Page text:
Back in October, when New York’s 66 WFAN, the original 24-hour sports talk station, began simulcasting on 101.9 FM, it looked like the writing was on the wall. A full-fledged flip to all-national CBS Sports Radio on AM 660 was imminent, perhaps as soon as the network’s launch date last Wednesday.
But at the time, CBS Radio President Dan Mason was coy on confirming such details, saying: “We don’t see this as a 30- or 60-day deal. We think there is a long period of time before an audience gets acclimated to moving back and forth from AM to FM. That’s not to say the stations will remain identical forever. We’re taking it a day at a time.”
Now, not even two weeks into the new year, and the network, Mason appears to have a new plan.
“I think the company purchased a $75-million FM station to not only expand WFAN but also to expand our sports offerings. There’s a natural migration of listeners that will want to hear ‘FAN on FM and that’s in process,” he told Newsday’s Neil Best.
Mason added that the existence of WFAN and WFAN-FM “creates a bigger platform, so the long-term goal is to have a two-channel business. That’s the long-term goal. You hear the “CBS Sports Minutes” on ‘FAN now, but over time, especially as the audience migrates to FM, you will hear more involvement from the sports network, probably.”
In other words: Locals could indeed be able to hear WFAN personality Marc Malusis do his Saturday morning network show on 66 WFAN.
Heck, they may as well go ahead and plug in CBSSR’s morning show on 660 AM. You know what they say about train wrecks, and Tiki Barber is the epitome of a train wreck career.
UPDATE, 1.27.13: In his New York Daily News column today, Bob Raissman reports that the network’s eventual takeover on AM 660 could come as early as February 11. However, there’s word of a power struggle behind the scenes between the network and WFAN, the latter of which is allegedly spearheaded by their afternoon drive host. “Spies say Mike Francesa has been throwing his weight around,” Raissman writes. (Yeah, we already know how much he loathes the network after just a few days on the air.)
Radio experts say that a reason for the continuation of the WFAN-AM/FM simulcast, even during sporting events where a conflict would arise (e.g. if a Brooklyn Nets game was being played at the same time as a New York Mets game, rather than broadcast the Nets game on AM 660, both 660 and 101.9 would carry the Mets game, with the Nets game being bounced to another radio outlet in the area), is because CBS Radio management wants to make sure that the 101.9 FM signal on its own would be enough to outrate their rival, WEPN/”ESPN Radio 98.7″, on their lone FM signal. There could very well be a large faction of WFAN listeners who are still listening via AM 660.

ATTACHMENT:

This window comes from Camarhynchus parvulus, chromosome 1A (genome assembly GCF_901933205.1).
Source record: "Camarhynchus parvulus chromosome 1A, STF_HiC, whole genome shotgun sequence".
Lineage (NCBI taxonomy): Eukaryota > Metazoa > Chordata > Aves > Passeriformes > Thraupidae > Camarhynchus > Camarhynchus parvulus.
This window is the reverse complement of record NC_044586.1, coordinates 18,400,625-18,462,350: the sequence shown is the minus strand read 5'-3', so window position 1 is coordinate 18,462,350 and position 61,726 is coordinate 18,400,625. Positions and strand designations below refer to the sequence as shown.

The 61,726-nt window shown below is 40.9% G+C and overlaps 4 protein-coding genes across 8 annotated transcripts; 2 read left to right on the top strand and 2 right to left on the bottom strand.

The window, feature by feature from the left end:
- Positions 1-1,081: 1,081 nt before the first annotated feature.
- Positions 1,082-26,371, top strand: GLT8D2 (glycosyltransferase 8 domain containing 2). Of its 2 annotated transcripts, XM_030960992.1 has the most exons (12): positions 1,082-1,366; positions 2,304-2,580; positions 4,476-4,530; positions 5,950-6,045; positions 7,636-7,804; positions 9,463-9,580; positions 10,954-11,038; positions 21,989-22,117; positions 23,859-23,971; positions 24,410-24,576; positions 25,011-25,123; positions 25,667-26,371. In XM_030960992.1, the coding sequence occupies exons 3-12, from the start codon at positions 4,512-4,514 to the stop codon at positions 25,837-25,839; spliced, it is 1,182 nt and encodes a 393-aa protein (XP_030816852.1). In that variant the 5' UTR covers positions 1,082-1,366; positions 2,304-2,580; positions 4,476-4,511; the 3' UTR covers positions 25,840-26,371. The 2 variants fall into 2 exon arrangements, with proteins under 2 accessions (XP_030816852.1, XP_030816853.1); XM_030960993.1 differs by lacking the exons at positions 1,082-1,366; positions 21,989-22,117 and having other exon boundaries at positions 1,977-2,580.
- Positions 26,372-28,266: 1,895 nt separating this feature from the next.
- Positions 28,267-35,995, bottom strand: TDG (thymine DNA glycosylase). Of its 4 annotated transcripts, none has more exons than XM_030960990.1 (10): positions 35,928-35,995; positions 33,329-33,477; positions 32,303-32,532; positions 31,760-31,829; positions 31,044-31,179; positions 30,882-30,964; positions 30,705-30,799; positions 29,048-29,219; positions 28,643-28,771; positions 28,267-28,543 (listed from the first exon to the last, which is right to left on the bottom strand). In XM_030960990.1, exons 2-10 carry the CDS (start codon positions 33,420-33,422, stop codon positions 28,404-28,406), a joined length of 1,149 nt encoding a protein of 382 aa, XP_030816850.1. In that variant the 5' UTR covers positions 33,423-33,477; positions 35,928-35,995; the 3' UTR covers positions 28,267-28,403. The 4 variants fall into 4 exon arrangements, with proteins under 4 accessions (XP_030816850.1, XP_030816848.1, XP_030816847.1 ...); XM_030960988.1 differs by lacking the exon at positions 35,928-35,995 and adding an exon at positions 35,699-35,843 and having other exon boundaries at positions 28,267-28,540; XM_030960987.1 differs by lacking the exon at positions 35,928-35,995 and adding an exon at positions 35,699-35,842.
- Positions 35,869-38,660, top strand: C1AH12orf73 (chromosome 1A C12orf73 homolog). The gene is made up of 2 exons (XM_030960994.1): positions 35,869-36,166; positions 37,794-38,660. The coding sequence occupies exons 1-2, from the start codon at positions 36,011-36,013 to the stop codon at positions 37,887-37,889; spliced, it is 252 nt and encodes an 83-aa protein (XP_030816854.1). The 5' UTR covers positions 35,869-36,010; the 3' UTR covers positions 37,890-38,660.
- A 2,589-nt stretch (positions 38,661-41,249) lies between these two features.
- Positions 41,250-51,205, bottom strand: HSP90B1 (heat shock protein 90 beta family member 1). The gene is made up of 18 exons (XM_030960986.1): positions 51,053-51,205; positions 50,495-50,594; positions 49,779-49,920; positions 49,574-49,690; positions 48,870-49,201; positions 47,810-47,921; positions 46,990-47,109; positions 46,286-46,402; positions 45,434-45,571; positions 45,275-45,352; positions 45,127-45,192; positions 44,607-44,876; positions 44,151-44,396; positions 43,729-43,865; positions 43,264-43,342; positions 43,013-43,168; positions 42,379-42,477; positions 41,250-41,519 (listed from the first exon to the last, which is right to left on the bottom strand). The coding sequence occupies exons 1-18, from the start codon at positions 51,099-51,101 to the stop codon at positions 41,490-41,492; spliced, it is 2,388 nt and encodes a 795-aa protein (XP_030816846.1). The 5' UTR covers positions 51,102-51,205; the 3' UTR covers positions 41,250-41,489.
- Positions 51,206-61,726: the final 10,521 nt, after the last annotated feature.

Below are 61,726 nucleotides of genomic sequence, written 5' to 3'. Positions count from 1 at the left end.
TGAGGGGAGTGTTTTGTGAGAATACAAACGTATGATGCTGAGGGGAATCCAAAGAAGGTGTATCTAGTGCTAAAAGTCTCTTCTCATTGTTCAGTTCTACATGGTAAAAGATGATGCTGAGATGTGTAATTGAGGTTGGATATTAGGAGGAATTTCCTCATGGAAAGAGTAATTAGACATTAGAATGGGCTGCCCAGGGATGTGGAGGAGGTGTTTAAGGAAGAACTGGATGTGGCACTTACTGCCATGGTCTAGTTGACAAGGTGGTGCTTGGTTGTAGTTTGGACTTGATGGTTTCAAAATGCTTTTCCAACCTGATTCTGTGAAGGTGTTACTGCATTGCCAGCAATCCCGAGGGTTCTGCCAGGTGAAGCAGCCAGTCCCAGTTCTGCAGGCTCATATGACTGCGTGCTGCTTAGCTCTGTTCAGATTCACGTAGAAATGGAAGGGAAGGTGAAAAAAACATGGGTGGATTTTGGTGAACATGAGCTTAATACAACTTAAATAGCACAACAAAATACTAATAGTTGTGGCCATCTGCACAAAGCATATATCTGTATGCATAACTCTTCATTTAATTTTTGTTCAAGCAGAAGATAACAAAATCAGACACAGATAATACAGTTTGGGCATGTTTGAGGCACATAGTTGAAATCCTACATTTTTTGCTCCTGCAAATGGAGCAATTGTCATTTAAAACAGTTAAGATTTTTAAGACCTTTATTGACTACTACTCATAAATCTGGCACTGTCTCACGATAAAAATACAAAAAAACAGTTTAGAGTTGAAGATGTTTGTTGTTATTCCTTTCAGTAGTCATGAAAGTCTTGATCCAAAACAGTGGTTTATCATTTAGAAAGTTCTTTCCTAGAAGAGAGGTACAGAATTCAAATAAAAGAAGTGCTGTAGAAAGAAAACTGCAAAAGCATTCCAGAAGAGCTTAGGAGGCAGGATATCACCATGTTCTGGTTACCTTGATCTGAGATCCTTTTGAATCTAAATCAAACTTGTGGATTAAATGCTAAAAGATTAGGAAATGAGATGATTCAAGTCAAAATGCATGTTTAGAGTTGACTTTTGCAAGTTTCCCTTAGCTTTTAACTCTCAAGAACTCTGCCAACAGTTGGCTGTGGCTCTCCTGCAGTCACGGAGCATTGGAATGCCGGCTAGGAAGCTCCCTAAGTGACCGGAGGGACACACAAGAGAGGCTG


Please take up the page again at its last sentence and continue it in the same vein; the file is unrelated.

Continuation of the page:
Here’s an idea for CBS Radio, especially if the higher-ups are adamant on CBSSR eventually supplanting WFAN’s local programming on AM 660: Start positioning the station as “Sports Radio 101.9 FM WFAN.” No more of this “Sports Radio 66 and 101.9 FM” business. Remove the “AM 66” from Francesa’s mic flag so even viewers of his show on YES Network will get in the habit of tuning to 101.9 FM.
When WIP in Philadelphia began simulcasting on 94.1 FM in the fall of 2011, they started being known as “94 WIP.” No longer was their longtime positioner of “610 WIP” being stressed, even though the local programming would be heard on both signals for sixteen months. (WIP-AM is now “CBS Sports Radio 610,” which does carry some local sports broadcasts in the event of a conflict.) If Philadelphia got a sixteen-month notice for their sports radio station’s migration to FM, the least that the listeners of the very first all-sports station in the country (in a bigger market than Philly) is at least sixteen weeks. Meanwhile, it’s been just 12 1/2 weeks since the WFAN-AM simulcast began back on November 2 of last year. “If [WFAN] leaves 660, it could lose a significant number of listeners,” Raissman writes. “Is CBS ready to take that risk?”
Absolutely not, for the reasons I stated above. Yes, the listeners are aware that they can find WFAN on 101.9 FM, but they just haven’t emphasized the 101.9 FM dial position. Their “66” spot on the AM has always got top billing for the duration of the simulcast. Before WFAN bids adieu to local programming on AM 660, they must rebrand themselves as “Sports Radio 101.9 FM WFAN.” I mean, the simulcast split is inevitable. How come CBS hasn’t been doing this since November 2?